Small Wars Journal

Six Reasons Counterinsurgencies Lose

Mon, 07/27/2009 - 7:25pm
Six Reasons Counterinsurgencies Lose

A Complementary Perspective

by Captain James Cahill

Six Reasons Counterinsurgencies Lose (Full PDF Article)

Dr. Donald Stoker's article, Six Reasons Insurgencies Lose: A Contrarian View, provides a welcome paradigm shift to assist U.S. military practitioners analyze the outcome of past insurgencies, and by extension formulate strategies to defeat future insurgencies. Similar to Stoker's argument that insurgents often fail through their own missteps, counterinsurgents can also be their own worst enemy. Therefore, the following list of reasons why counterinsurgencies lose complements Dr. Stoker's perspective.

Six Reasons Counterinsurgencies Lose (Full PDF Article)

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Peri (not verified)

Mon, 08/24/2009 - 10:38am

Why Counterinsurgency Often Falls Back on an Enemy-Based Strategy

A contradiction inherent in the concept of counterinsurgency is that it requires the national government to implement political, social, and/or economic development reforms their previous refusal to carry out in the first place originally sparked the insurgency. The combination of represssive/corrupt government and issues of [ethnic, regional and/or sectarian]minority/majority control of the reins of state make it unlikely that a government would want to surrender some of its priveliges with larger or different segments of the population.

The question for the US is whether we can or should assist such states that lack popular legitimacy without harming our own image and stated international goals. Al Qaeda is unlike "normal" insurgencies in that while it exploits local grievances [or latches on to a local insurgency] it's goals are not the local tangible political or economic goals of the population. Instead, they see the situation as a stepping stone to a larger goal at odds with the interests of the local community.

In fact, when the US gets involved, it is MORE likely that a local insurgency will be hijacked by an Al Qaeda-like globalist group, tempting us to take sides in an internal strubble within a state in order to fight our own international enemy.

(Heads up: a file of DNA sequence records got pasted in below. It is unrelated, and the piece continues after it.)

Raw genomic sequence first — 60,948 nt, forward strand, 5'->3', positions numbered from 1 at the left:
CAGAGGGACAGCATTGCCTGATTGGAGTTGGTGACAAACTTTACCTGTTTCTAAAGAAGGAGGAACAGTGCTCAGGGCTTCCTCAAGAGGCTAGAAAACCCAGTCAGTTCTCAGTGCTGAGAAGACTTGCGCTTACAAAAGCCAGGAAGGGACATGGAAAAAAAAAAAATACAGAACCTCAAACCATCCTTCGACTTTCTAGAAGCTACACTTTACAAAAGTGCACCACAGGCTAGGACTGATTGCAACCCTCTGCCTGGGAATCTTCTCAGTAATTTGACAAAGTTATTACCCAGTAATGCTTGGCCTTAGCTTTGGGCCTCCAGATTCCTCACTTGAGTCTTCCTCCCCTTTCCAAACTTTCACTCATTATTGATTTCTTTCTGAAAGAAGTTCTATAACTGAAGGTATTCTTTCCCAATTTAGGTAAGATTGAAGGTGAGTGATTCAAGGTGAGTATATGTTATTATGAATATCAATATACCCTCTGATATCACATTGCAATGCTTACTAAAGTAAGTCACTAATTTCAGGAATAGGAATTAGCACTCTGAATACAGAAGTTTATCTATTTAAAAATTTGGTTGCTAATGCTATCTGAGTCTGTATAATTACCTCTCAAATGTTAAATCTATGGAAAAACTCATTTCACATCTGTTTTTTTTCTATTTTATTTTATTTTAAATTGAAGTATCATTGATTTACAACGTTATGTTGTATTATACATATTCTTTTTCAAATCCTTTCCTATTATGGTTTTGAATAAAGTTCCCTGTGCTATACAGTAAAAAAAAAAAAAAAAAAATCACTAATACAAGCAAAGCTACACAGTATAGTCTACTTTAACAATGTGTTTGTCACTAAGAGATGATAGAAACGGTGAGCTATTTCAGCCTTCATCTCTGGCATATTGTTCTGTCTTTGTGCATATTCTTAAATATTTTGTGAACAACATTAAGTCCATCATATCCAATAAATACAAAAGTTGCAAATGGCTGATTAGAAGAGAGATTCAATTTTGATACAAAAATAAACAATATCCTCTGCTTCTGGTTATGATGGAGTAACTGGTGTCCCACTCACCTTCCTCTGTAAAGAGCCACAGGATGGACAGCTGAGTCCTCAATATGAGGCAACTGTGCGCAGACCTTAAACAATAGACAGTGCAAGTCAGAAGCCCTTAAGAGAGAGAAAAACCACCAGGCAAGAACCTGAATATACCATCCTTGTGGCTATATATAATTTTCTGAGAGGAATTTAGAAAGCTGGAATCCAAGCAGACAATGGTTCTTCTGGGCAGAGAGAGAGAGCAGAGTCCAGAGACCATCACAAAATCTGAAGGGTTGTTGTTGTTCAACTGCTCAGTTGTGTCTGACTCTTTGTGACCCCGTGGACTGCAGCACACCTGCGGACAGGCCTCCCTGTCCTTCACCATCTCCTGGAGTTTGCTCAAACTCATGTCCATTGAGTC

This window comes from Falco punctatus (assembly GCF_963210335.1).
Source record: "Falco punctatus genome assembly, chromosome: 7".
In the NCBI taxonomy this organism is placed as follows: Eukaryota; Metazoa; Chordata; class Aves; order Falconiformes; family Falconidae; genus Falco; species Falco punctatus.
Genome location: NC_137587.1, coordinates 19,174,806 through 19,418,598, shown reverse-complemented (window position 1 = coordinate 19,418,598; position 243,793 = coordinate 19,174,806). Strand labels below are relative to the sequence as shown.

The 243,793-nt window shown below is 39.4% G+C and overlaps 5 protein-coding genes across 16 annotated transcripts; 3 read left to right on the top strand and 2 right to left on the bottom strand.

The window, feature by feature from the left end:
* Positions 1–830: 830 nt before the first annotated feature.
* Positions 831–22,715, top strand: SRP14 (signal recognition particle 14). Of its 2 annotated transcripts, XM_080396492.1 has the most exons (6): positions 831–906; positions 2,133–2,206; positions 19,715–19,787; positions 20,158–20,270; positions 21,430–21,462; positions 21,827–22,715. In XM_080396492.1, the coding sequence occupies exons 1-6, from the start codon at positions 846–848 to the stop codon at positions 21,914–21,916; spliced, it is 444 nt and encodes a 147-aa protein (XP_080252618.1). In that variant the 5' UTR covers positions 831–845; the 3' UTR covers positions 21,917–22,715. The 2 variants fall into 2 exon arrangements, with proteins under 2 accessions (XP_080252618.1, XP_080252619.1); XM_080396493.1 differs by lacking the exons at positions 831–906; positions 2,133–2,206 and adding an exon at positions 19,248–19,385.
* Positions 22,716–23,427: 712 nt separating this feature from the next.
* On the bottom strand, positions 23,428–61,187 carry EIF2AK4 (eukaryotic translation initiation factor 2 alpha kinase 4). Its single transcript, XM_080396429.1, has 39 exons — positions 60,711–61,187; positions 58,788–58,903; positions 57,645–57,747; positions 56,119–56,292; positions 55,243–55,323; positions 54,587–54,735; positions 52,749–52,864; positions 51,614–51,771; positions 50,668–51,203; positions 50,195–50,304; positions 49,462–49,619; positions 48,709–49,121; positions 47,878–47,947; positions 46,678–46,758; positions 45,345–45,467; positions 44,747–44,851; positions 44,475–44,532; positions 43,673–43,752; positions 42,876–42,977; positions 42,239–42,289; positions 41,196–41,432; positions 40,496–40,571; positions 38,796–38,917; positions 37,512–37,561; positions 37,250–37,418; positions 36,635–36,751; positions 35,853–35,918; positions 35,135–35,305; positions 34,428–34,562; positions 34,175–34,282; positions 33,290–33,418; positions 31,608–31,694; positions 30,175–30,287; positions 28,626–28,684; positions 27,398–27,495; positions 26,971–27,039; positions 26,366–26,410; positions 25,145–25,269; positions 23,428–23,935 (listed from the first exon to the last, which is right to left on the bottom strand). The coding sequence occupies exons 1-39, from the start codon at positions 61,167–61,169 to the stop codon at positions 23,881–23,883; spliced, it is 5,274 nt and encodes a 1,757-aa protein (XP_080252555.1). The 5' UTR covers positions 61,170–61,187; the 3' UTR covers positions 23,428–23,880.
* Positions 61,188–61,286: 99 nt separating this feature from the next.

Our goal should be one of "pre-empting" a nascent insurgency with an early international/regional intervention in favor of national reconciliation, one that does not favor one side in the conflict and put is "in bed" with an oppressive government.

The larger point here is that peoples, border, and identities have always been shifting throughout history, especially in the last couple of centuries with the rise of ethno-nationalism and notions of self-determination. We have to accept this as within the nature of things. We should not conflate "stability" with simply maintaining the "status quo." Rather, rebellions, insurgencies and revolutions will continue to be in the nature of things. Our goal should be early collective intervention to push the parties to the conflict to a peaceful settlement, not early prep for a counterinsurgency. Coming down on one side should be our last resort.

Lt Col Doug H (not verified)

Mon, 08/24/2009 - 6:17am

One big reason that insurgencies are effective is due to the fact that the counterinsurgent entity tends not to have a well-coordinated strategy that goes to the root of the problem. Counterinsurgent leaders may have a great operational and tactical grasp of the situation, but lack an overarching strategy with the needed coordination of resources. If the strategy is to smack the enemy and utterly defeat it, then all stops are unplugged and we annihilate the area; if the strategy is to build a nation, then it needs to be secured, and built with a generous deployment of civil engineers, teachers, medics, entrepreneurs, and civil affairs personnel or contractors, all singing off the same sheet of music.

Excellent compliment to the original article by Dr. Stoker. It's also very welcome, since the RAND set examined by Stoker indicates that insurgencies are almost as likely to succeed as counterinsurgencies (60-40 ratio in favor of the counterinsurgent, which means that insurgencies are officially more successful than the Washington Nationals).

One interesting book to read about the advantages that insurgencies can sometimes have is "<a href="… Goliath: Why Insurgencies Win</a>".

One of the key points the book makes is that insurgents typically have an advantage when fighting against a power that is not native to the country--for example, Western powers fighting insurgencies in the Middle East, Asia, etc. Largely, this is simply due to the fact that insurgencies are on what Sun-Tzu likes to refer to as "killing ground". Success or failure for them is a matter of life or death for their movement. For the foreign power, success or failure does not have the dire consequences, therefore, they always have the temptation to opt out when necessary.

Good article, but why should each side (insurgent/counterinsurgent) stop at six?